Referring to FIG. 5D, the display module 52 of the apparatuses 100 and 200 for estimating bio-information may include a touch screen for receiving touch input. When a user places a finger on the display module 52 and applies pressure thereto, the calibrator 310 may obtain a reference contact area by using touch data generated by the touch screen. In this case, the touch data may show the magnitude of an amount of light received by each pixel of the touch screen.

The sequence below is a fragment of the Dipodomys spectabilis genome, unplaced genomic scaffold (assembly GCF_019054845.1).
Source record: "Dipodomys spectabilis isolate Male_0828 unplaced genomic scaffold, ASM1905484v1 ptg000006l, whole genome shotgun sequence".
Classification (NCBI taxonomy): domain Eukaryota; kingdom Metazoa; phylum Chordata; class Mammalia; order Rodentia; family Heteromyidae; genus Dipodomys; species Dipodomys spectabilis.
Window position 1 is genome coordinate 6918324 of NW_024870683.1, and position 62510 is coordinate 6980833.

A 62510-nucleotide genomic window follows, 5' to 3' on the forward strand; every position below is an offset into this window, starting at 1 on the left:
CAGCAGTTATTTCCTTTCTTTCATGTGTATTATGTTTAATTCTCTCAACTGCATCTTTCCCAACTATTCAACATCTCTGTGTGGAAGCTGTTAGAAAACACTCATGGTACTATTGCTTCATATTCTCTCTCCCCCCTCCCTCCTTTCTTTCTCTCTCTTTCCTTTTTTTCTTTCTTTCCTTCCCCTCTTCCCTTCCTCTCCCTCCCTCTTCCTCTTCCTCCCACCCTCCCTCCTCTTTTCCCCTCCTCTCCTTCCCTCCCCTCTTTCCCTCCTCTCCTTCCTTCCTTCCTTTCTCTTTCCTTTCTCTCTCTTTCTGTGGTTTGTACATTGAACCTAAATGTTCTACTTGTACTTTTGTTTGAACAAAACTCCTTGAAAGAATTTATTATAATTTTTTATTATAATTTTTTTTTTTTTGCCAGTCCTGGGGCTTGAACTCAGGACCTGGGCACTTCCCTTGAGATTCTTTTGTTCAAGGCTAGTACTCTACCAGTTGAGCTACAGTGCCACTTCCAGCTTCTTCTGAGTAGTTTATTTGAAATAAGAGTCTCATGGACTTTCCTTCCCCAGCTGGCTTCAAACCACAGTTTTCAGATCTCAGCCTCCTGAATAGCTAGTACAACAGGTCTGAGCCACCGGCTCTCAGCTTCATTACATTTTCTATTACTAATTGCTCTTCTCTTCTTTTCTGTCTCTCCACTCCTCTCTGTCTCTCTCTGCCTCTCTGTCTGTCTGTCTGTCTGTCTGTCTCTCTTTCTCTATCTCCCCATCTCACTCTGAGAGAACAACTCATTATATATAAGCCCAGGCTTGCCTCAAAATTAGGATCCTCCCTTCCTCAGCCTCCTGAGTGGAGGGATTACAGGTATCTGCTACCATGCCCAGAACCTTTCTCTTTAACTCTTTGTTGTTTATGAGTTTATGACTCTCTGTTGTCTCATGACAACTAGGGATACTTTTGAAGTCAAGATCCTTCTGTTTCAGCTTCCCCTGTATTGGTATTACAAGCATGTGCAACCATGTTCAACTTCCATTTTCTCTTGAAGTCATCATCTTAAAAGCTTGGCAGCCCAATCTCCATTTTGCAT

For example, as illustrated in FIG. 5D, the calibrator 310 may extract a region, having an amount of light in each pixel of the touch screen which is greater than or equal to a threshold, as a region of interest TR, and may obtain an area of the extracted region of interest TR as a reference contact area. For example, the area of the region of interest TR may be obtained by multiplying a number of pixels included in the region of interest TR by a unit area of each pixel. In another example, based on a correlation between the intensity of pixels in the region of interest TR, i.e., a statistics value (e.g., sum total, maximum value, minimum value, average value, median value, a difference between the maximum value and the minimum value, etc.) of magnitudes of amounts of light, and a contact area, the calibrator 310 may obtain a reference contact area. That is, as a contact area increases with an increase in the contact pressure of a finger, the amount of light received by each pixel also increases, such that a correlation between the contact area and the amount of light in each pixel may be pre-defined by various linear/non-linear functions.